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Incomes and inequality in the long run: the case of German elderly

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  • Bönke, Timm
  • Schröder, Carsten
  • Schulte, Katharina

Abstract

We employ German Sample Survey Income data to examine income inequality and the financial situation of elderly citizens for the period from 1978 to 2003, focussing on differences between retired and non-retired elderly and between elderly with residence in the Old and the New German Laender. Inter-temporal changes in income inequality are also decomposed by income sources. To our knowledge, this is the first study that provides comparable and detailed longitudinal income statistics for the German elderly. We find some remarkable inter-temporal patterns. First, the financial situation of the elderly has improved substantially over time. This is true especially for the New Laender, although elderly with residence in the Old Laender remain financially privileged. Within the same age cohort, we also find that non-retired, on average, are financially better-off compared to retired elderly. For reunified Germany, inequality is astonishingly stable over time, but rises significantly since 1993 in the New German Laender. --

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Bibliographic Info

Paper provided by Free University Berlin, School of Business & Economics in its series Discussion Papers with number 2008/4.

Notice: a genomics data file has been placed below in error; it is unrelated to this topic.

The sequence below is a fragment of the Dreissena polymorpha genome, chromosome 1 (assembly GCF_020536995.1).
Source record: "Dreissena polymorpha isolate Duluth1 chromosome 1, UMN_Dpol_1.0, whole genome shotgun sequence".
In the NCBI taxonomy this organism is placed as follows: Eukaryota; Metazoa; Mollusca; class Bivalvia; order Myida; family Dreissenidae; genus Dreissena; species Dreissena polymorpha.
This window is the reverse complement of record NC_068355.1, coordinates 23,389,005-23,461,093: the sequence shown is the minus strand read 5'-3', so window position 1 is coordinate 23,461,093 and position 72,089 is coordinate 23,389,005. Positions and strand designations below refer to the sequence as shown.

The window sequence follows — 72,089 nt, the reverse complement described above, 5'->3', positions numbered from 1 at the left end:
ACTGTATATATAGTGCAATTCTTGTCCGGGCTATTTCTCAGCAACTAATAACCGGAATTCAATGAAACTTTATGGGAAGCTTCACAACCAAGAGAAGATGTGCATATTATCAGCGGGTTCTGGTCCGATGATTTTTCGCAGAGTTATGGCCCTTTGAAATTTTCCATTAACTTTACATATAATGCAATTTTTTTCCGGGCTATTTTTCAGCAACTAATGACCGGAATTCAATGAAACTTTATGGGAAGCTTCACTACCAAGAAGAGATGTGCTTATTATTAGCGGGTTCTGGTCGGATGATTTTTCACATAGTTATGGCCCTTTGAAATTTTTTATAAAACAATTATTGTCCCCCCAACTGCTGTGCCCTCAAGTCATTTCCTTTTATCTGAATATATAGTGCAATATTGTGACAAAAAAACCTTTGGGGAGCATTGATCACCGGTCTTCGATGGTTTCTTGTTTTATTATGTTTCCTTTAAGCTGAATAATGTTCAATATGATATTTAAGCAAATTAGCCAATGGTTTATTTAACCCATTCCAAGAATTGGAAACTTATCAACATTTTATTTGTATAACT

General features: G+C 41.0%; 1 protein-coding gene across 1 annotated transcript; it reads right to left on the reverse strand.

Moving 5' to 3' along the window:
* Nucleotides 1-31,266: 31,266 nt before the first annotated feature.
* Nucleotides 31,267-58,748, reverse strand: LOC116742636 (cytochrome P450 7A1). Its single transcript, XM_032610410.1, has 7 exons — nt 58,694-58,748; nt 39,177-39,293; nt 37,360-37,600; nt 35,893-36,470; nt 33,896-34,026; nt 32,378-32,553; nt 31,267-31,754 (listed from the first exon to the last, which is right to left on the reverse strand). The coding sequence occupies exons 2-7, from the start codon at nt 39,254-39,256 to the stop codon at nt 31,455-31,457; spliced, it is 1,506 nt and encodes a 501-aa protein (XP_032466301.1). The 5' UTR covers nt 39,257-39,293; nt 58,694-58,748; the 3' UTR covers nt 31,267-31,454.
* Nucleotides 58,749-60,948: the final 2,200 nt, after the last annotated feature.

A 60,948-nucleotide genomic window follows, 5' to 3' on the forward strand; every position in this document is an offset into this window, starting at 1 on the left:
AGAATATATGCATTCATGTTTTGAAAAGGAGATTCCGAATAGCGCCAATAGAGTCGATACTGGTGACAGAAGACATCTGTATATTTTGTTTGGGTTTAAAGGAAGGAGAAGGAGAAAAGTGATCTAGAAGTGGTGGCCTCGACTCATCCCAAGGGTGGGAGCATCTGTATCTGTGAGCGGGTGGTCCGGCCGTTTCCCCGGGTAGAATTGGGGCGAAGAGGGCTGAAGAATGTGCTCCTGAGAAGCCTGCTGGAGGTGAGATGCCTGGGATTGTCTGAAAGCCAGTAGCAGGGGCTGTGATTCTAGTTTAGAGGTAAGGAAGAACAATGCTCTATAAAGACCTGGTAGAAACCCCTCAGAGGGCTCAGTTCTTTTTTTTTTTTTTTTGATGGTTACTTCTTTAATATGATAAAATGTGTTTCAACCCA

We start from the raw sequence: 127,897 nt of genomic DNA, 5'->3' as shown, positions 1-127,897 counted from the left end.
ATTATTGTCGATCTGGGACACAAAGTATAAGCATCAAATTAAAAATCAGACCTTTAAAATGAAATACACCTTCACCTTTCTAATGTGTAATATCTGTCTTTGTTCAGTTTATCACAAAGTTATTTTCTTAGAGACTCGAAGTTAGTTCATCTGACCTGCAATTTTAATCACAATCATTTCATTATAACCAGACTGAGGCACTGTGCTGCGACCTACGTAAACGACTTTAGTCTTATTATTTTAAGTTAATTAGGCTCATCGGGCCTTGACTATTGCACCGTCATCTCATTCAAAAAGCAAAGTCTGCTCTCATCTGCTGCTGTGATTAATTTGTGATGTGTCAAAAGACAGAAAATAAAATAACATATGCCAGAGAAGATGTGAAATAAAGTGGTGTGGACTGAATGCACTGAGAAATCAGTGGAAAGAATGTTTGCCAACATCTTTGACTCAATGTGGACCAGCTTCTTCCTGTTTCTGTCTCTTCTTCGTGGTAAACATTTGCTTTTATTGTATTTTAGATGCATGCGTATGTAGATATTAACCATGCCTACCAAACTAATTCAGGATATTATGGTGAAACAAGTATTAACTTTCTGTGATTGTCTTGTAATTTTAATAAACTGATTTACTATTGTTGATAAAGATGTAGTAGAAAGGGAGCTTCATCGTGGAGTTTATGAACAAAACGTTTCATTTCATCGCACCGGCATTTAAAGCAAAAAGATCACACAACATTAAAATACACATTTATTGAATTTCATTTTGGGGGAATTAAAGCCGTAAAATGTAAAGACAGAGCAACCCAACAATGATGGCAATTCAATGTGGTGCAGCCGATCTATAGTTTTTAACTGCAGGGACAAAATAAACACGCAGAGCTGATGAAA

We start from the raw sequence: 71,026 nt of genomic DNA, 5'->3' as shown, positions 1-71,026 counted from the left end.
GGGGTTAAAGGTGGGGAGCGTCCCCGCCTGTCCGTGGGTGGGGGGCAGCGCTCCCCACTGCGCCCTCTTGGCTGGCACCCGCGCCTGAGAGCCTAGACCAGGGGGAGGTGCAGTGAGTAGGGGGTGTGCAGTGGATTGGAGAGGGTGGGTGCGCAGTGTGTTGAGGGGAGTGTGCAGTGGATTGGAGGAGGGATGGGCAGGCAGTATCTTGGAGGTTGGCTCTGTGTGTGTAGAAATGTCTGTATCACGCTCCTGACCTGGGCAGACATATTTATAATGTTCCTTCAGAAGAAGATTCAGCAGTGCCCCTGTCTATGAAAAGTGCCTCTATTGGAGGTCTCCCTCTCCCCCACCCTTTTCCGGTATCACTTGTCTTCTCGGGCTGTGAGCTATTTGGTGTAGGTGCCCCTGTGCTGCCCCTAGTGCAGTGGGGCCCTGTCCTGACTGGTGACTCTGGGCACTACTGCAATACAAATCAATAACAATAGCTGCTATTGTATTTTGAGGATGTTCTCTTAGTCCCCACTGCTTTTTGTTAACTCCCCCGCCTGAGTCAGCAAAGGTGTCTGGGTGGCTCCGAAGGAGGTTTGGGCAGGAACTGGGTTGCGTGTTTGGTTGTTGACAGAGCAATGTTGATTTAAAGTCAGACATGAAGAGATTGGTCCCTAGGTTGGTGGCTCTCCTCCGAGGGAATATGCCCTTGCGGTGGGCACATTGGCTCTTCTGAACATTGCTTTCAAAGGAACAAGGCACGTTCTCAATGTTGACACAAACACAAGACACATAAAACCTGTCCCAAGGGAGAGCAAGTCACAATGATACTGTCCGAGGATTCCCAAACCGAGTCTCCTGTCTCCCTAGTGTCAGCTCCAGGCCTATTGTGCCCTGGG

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Date of creation: 2008
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Handle: RePEc:zbw:fubsbe:20084

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Keywords: Pensioner; Inequality; Inequality Decomposition; German Sample Survey Income data;

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References

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Cited by:
  1. Timm Bönke & Carsten Schröder & Clive Werdt, 2013. "Compiling a harmonized database from Germany’s 1978 to 2003 sample surveys of income and expenditure," AStA Wirtschafts- und Sozialstatistisches Archiv, Springer, Springer, vol. 7(3), pages 135-168, December.
  2. Timm Bönke & Carsten Schröder, 2011. "Poverty in Germany – Statistical Inference and Decomposition," Journal of Economics and Statistics (Jahrbuecher fuer Nationaloekonomie und Statistik), Justus-Liebig University Giessen, Department of Statistics and Economics, Justus-Liebig University Giessen, Department of Statistics and Economics, vol. 231(2), pages 178-209, April.

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